Monday, September 17, 2012

Notes From the Field -- Sky Show!

One of the things I dearly missed when not camping due to the inconvenience of lugging around large format photo gear was the rich experience of being alone in the woods at two o'clock in the morning. That's a perfect time to give yourself a serious case of the heebie jeebies, lemme tell 'ya. But as it turns out, between chasing light with predawn wakeups and the lateness with which I've generally crawled into the tent after a day's worth of fieldwork, when camping this year I've mostly slept right through.

Still, staying up late has had occasional advantages...


The advent and ongoing development of digital image capture revolutionized photography and is well on the way to fundamentally altering our approach to the visual world.

I'm no Luddite and though this gig is pretty much all about the film, as a one time member of the 1st commercial digital imaging department in a major metropolitan industry, I learned long ago that resistance to technological change is ultimately futile. The only way to survive is to get with the program. Many businesses didn't do that and now an industry is forever gone.

Don't get me wrong, there's a lot not to like about digital photography. For one thing, the ease of use has excised nearly all the necessity for craft. Then fundamentally, the way we view the world through our pictures has changed from the tactile, translucent experience of standing awestruck before an image captured via natural light through emulsion and printed in continuous tone, to that same light translated by numerical approximation and via hard-edged pixels then thrown backlit through a screen.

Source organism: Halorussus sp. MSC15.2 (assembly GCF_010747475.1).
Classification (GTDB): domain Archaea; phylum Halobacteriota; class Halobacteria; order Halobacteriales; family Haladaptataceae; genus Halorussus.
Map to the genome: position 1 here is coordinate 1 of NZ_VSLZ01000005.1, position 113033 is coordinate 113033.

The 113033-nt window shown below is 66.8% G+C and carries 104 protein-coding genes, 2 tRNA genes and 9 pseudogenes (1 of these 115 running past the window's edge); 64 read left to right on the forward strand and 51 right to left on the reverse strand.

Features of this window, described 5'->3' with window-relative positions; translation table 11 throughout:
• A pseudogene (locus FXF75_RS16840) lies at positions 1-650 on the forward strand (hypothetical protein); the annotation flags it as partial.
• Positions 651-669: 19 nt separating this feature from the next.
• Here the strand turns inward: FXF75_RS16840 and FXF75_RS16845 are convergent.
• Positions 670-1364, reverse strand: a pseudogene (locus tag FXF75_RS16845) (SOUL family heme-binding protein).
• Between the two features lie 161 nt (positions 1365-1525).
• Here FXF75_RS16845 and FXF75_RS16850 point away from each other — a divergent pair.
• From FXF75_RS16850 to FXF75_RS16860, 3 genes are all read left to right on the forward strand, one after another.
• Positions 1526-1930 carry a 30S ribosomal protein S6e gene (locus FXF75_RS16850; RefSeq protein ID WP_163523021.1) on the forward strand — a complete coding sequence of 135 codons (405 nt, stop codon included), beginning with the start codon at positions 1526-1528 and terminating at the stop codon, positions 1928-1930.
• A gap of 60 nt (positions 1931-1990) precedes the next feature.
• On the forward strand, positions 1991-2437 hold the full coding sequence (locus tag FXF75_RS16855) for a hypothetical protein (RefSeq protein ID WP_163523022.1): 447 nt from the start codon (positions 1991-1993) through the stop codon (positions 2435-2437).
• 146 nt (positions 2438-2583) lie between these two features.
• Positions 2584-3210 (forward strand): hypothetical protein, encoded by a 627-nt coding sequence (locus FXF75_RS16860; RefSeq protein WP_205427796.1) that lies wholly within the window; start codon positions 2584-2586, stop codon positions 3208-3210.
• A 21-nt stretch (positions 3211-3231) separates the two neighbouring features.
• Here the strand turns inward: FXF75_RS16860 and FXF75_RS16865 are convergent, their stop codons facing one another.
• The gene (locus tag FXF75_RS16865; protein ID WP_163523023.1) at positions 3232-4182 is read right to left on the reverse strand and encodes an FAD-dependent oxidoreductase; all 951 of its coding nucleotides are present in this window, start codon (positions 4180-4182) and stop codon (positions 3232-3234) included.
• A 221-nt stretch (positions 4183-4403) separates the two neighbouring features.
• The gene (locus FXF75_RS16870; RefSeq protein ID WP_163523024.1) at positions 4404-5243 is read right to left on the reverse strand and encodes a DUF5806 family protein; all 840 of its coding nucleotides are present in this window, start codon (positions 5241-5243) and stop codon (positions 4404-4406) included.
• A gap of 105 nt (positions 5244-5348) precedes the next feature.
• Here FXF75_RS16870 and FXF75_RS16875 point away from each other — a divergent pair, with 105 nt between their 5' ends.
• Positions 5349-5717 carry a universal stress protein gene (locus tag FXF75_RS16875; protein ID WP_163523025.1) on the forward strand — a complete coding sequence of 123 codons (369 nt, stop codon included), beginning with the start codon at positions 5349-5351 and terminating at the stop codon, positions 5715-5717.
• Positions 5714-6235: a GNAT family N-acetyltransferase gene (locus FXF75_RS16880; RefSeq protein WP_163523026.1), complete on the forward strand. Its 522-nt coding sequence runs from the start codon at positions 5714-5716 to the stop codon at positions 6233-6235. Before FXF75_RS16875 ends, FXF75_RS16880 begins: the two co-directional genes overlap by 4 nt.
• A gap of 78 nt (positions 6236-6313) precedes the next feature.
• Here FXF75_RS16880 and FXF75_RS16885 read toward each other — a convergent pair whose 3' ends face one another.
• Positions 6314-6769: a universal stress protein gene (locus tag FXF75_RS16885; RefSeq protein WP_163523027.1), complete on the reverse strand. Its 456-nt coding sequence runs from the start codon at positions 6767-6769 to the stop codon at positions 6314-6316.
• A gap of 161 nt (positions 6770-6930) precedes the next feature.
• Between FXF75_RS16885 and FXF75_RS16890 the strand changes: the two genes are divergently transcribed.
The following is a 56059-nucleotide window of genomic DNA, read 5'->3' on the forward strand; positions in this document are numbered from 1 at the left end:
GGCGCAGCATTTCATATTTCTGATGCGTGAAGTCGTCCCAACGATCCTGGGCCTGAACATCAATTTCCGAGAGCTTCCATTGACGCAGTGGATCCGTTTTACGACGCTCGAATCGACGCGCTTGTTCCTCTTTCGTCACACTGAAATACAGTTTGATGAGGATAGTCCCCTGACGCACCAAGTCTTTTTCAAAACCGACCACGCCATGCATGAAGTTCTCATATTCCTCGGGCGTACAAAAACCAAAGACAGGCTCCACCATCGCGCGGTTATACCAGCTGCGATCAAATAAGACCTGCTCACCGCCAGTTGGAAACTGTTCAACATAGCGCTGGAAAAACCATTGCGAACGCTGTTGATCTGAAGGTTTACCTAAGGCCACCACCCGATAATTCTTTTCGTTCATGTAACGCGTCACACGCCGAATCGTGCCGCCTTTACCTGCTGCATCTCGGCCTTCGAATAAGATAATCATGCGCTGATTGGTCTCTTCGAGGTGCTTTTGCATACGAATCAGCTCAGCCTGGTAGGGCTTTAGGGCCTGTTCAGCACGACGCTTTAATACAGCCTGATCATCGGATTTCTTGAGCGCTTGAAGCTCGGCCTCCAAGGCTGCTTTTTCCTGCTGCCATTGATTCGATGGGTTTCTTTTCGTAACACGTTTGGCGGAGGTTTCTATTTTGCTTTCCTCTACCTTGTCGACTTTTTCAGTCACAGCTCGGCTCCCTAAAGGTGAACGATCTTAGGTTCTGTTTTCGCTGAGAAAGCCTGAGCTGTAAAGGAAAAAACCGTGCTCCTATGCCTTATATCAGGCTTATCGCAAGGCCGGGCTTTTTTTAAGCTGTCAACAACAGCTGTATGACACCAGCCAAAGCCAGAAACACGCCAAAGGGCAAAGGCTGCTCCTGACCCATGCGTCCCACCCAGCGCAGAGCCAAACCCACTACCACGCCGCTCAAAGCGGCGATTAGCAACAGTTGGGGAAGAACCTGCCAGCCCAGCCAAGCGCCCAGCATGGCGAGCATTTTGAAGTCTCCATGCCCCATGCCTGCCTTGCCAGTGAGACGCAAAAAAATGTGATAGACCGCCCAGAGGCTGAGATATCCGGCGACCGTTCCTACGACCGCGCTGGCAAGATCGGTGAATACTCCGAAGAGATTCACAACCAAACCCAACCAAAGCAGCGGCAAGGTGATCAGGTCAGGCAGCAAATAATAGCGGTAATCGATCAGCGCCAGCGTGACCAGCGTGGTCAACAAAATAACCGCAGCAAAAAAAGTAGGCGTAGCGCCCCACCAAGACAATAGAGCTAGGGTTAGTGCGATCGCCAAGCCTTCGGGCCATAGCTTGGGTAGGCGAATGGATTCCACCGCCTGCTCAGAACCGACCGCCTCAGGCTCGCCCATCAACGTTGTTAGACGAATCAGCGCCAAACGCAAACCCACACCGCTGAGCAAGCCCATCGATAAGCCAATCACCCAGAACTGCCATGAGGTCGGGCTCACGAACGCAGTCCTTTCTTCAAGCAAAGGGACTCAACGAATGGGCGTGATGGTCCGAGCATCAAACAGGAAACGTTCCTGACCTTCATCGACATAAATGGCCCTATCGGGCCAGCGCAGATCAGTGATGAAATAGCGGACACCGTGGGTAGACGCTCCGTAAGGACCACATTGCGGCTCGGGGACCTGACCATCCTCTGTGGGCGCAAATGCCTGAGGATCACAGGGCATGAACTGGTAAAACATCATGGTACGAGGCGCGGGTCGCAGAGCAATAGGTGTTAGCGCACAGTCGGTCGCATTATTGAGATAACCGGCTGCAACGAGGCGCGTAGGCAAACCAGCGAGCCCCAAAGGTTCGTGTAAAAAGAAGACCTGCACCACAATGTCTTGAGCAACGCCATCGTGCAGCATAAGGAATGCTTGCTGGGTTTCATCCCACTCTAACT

I can't help but think this has made smaller, what once was often inspiring.

And if what I've seen at art galleries & such during my travels around the Basin is an accurate indication of the public appetite, then as a photographer I'm truly one dead duck. That's 'cause mostly what I've seen offered for sale is imagery so heavily processed, so intensely manipulated as to have lost any real connection to both our natural world and the authentic moment in time when the shutter's released.

This stuff isn't really photography at all, but rather graphic art. And with that I can't compete.

If that's what pleases the image buying audience these days, then in a short span of time, the distinction earned by working in large & medium format film will no longer even be recognized. And to the extent a thing goes unrecognized, appreciation of it becomes that much more unlikely.

So it goes. And that's why we're together on this road to begin with, after all.

But contrary to what it may seem, I'm not here today to bury digital, but rather to praise it. Along with all the lousy stuff that most revolutions bring and that none of us are gonna forestall for more than a moment anyway, digital has allowed for some truly amazing things.  

I mean, just trying doing this with traditional film and good luck with that:

Now, I don't imagine you'll capture the like of these with your stinkin' phones, but my Toy Canon's merely a consumer grade, entry level SLR sporting crappy glass, which means that anyone out there with even a decently equipped digital camera can do this too.

So here's digital photo tip number One and Only, straight from an old film dog to the rest of you out there in the modern world:

Secure your camera to a tripod. Manually set the thing to f5.6 (depth of field being unnecessary as the Universe supplies all you'll need), ISO 6400, 25 seconds exposure. You'll have to experiment some with the focus, as auto focus won't cut it and most cheap lenses aren't actually sharp at infinity when ratcheted down to the symbol that designates it.

And, of course, you'll have to put yourself someplace where you can actually see the night sky in all its glory.

Then point that digital magic wand of yours to a favorite place in the heavens and shoot...

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